Innovation Process

I’m at the European Innovation Academy (EIA) in Turin this week, where 258 university students from around the world are immersed in a three-week program to learn how to bring innovative products and services to market.

The framework used by EIA is an amalgam of methodology developed by Stanford, UC Berkeley, Google, and others. While many people think of this as a process to be used by a brand-new startup, I think it is equally effective as a framework for existing companies to use in creating innovative products and services.

Here’s the general process we follow at the EIA:

  • Ideation:
    This is the free-form process of coming up with ideas. In the EIA program the 258 students came up with 58 different ideas last week, and then they organically formed teams of 5 around each idea (five people is usually just about the perfect size for an innovation team).

  • Problem-Solution Fit:
    Successful innovation depends on finding a real problem to be solved, and then developing a real solution. The EIA program encourages students to think about problems as being along a continuum from “mosquito bite” (not that much of a problem) to a “shark bite” (a very big problem) – obviously bigger problems offer bigger opportunities. Ideation involves iterating on the problem and the solution until you have come up with the right fit and have come up with a good solution to a significant problem.

  • Prototyping:
    The next step is to build a prototype. At the EIA, they believe in starting with a paper prototype (even with digital products). Building an early prototype allows you to further think through your innovation, what features it needs to have, what the salient user benefits are, etc. (one of my favorite maxims is that good engineers built prototypes to show something, while great engineers build prototypes to learn something).

  • Business Model Canvas:
    The Business Model Canvas has become a well-accepted tool for entrepreneurs to use to brainstorm about their particular business model, where the risks are, what the important drivers are, etc. The EIA uses a variant (the same variant I use at Stanford) developed by Ash Maurya called The Lean Canvas, because it uses nomenclature that is a little better aligned with Lean Startup Methodology. For me, the Canvas helps to expose where the risks are with your particular business model. And exposing the risks helps you to know where you should focus your energy.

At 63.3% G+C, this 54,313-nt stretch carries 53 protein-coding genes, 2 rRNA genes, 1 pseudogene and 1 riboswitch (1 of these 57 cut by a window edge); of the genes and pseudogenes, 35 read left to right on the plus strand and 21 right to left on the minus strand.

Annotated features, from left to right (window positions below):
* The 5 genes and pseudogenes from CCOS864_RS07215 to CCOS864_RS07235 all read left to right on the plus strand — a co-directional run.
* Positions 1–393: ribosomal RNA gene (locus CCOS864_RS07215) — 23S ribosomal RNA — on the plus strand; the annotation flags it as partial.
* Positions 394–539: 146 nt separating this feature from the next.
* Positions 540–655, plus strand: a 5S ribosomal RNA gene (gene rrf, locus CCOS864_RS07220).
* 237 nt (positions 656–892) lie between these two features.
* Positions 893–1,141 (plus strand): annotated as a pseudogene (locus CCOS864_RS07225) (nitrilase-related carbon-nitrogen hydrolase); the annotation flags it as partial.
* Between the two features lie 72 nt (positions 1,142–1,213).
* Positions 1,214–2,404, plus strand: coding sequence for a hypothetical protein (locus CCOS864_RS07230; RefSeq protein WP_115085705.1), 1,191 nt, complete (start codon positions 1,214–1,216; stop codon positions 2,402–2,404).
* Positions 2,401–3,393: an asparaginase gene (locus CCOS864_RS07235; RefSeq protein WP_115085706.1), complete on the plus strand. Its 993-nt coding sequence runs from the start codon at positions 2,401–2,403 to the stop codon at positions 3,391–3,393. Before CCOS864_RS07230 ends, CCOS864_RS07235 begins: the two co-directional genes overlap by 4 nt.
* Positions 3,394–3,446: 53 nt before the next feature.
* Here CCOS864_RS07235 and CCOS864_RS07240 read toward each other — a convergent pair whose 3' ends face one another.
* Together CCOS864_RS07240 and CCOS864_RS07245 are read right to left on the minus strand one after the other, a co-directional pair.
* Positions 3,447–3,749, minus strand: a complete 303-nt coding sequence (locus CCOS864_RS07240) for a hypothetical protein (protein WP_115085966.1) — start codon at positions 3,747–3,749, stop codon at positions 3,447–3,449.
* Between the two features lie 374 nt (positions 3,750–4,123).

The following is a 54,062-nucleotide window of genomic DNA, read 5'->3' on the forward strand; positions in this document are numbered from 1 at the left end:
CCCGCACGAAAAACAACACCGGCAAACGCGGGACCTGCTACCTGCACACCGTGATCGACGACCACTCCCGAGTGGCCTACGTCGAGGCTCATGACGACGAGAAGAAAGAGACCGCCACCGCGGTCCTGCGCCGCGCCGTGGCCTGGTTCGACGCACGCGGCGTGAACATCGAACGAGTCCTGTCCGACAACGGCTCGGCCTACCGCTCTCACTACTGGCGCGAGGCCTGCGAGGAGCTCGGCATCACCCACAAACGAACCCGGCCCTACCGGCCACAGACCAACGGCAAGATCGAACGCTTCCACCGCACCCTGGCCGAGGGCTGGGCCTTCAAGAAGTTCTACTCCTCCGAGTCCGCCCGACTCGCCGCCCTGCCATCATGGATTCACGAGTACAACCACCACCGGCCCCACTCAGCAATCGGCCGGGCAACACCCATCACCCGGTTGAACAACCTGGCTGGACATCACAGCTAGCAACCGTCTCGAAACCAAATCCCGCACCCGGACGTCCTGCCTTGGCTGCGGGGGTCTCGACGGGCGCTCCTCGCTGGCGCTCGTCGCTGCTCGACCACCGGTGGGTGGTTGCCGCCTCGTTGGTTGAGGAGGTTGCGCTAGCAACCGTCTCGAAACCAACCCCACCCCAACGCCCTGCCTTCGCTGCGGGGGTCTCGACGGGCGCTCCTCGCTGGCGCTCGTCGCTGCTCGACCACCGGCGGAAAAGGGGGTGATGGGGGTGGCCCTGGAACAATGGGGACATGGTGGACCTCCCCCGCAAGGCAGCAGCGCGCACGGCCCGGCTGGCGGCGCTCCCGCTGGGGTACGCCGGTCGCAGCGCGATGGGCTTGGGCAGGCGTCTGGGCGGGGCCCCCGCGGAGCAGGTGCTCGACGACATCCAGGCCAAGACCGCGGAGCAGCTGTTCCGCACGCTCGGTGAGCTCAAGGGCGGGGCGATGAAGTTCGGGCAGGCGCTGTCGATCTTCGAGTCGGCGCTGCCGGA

• Customer Development:
    This is the process developed by Steve Blank and popularized by Eric Reis, and can be summarized as “get out of the building and test your assumptions”. Many new product ideas have failed because they were based on assumptions that turned out to be wrong. The Customer Development process can be broken down into Customer Discovery (interviewing prospective customers in order to really understand their needs) followed by Customer Validation (validating that your particular solution fits actually fits those needs).

  • Marketing Strategy:
    For most startups, marketing is really customer acquisition. The leading case of startup death is lack of customers, and the second leading cause of startup death is that CAC (customer acquisition cost) ends up being greater than LTV (the lifetime value of a customer). So it’s important to think about this early, if you would like to prevent premature startup death!

  • Build and Launch MVP:
    A Minimum Viable Product (MVP) is an initial product that only has the minimum features required to viably address some customer needs. Again, the purpose is to learn. By getting an MVP into the hands of a few customers, we can learn from them in a way that helps us to develop a successful final product.

  • Iteration:
    Successfully launching and maintaining a new product or service in the marketplace requires iterating through all of the above, over and over again. Companies like Google and Facebook are trying out new product ideas and features every day, seeing how the market reacts to them, and then adjusting accordingly. Rapid iteration on the processes above is the key to launching and running any venture in today’s marketplace.

Using this process at the European Innovation Academy this week, 58 teams are going from a napkin-sketch of an idea to a launch-ready, investment-ready venture in just three weeks.

Most importantly, we’re having fun doing it! Having fun and launching innovative new products and services.